Review of Blowout: Corrupted Democracy, Rogue State Russia, and the Richest, Most Destructive Industry on Earth by Rachel Maddow
If you’ve been looking for a book to explain the current crisis in Ukraine, look no further. Rachel walks the reader through every angle of the current situation, even though the book came out before the invasion. It’s all here: Putin’s control of the media, Putin’s tendency to imprison or murder anyone who opposes him, calling the leaders of Ukraine Nazis, Crimea, sanctions, Russia’s meddling in the 2016 election, etc.
What drives Putin? It’s greed and unlimited power. While many media outlets talk about their dismay over Russia’s incompetence, this book shows how Putin, along with a select handful of equally incompetent sycophants, robbed their country blind and curtailed technological and economic advancement. If invading another country solely as a land grab seems like something from the 1930s and 40s, you would be right. Putin’s reign has set the country back forty years or more.
Russia and its dependence on oil and gas revenues take up a good portion of the book, but there’s also a lot about how our own country has fallen victim to some of the same greed and malfeasance that pervades the fossil fuel industry. From the environmental damage resulting from fracking, oil spills, and carbon emissions to how elected officials have bent over backward to reward energy companies and their CEOs.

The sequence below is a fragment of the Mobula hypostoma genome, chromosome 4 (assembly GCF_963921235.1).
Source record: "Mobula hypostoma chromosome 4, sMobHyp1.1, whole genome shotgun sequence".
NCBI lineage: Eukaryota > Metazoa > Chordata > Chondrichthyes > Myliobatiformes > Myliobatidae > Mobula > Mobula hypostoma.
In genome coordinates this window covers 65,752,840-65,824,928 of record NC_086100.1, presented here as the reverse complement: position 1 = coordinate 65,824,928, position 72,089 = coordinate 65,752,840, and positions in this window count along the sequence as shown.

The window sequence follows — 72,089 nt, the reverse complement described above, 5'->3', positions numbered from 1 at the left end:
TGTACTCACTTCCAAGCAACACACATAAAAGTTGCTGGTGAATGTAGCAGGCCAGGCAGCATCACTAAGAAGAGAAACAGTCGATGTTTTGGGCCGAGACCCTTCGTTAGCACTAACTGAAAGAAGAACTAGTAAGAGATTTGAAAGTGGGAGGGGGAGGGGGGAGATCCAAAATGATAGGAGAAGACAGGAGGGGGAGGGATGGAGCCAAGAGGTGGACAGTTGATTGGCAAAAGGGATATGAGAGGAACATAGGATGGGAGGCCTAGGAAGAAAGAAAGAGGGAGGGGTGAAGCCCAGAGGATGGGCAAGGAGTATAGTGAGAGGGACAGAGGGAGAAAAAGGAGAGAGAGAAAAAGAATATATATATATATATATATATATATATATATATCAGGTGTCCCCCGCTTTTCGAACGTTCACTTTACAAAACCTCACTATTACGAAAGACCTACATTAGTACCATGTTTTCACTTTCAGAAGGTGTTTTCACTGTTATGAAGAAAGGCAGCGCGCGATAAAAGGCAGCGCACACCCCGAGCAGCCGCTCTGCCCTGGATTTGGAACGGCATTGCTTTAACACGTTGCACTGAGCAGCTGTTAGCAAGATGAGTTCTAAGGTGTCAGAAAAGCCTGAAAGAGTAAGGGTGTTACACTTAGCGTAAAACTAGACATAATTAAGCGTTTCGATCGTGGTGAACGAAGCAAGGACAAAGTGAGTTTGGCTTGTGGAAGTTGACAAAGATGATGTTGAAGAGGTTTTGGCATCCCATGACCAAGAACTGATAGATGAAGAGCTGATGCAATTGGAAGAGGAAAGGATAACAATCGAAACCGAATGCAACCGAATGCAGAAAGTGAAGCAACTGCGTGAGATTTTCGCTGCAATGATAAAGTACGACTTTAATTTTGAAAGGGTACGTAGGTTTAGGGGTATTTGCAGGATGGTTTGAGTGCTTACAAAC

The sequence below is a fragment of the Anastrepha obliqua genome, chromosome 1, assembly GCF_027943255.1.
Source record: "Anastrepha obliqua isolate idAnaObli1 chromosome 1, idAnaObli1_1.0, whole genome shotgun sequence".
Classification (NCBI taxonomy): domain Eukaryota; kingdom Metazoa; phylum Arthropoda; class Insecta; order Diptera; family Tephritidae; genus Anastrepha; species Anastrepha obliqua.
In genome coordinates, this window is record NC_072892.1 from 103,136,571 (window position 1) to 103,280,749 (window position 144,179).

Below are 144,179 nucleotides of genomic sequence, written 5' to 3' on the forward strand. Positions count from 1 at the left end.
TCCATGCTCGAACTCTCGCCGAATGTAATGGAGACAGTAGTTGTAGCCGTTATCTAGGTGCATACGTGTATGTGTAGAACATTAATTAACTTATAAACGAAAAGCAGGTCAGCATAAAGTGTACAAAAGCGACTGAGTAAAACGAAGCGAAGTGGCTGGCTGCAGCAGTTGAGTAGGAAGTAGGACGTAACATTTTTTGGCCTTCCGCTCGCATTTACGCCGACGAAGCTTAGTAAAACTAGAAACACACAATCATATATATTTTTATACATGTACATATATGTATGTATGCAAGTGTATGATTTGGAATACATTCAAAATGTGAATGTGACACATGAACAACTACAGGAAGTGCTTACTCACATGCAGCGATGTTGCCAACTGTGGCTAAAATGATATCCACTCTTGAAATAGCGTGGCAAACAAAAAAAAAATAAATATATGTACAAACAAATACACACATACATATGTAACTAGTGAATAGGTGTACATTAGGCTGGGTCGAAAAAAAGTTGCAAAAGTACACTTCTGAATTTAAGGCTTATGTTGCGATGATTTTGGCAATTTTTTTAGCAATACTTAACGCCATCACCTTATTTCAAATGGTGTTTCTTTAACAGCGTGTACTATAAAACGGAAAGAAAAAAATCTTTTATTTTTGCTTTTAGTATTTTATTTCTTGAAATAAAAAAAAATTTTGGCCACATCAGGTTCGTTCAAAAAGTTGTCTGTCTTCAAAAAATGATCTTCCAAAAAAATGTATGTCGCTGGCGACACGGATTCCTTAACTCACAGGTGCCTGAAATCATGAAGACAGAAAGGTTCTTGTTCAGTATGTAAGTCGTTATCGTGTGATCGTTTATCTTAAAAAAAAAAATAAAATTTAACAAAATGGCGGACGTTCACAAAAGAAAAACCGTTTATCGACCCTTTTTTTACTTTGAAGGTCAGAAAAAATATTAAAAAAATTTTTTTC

Then there is the corruption and thievery of foreign leaders who sell rights to oil and gas companies and pocket the money. As a result, their people live in poverty, have poor healthcare, lack education, and suffer from broken infrastructure—all for the profit and benefit of a chosen few. Example one is the case of Exon Mobile, which paid a bribe of twenty million dollars to the leader of Equatorial Guinea and called it the price of doing business.
There are countless stories of fortunes gained and lost. There are stories of those who have tried to do the right thing, like the Oklahoma Geologist who was ultimately forced out of his job because he connected Oklahoma’s exponential rise in earthquakes to the fracking industry. And there are stories of individuals who spent decades in prison solely because they crossed paths with Putin or some other corrupt politician.
This book could not be more timely.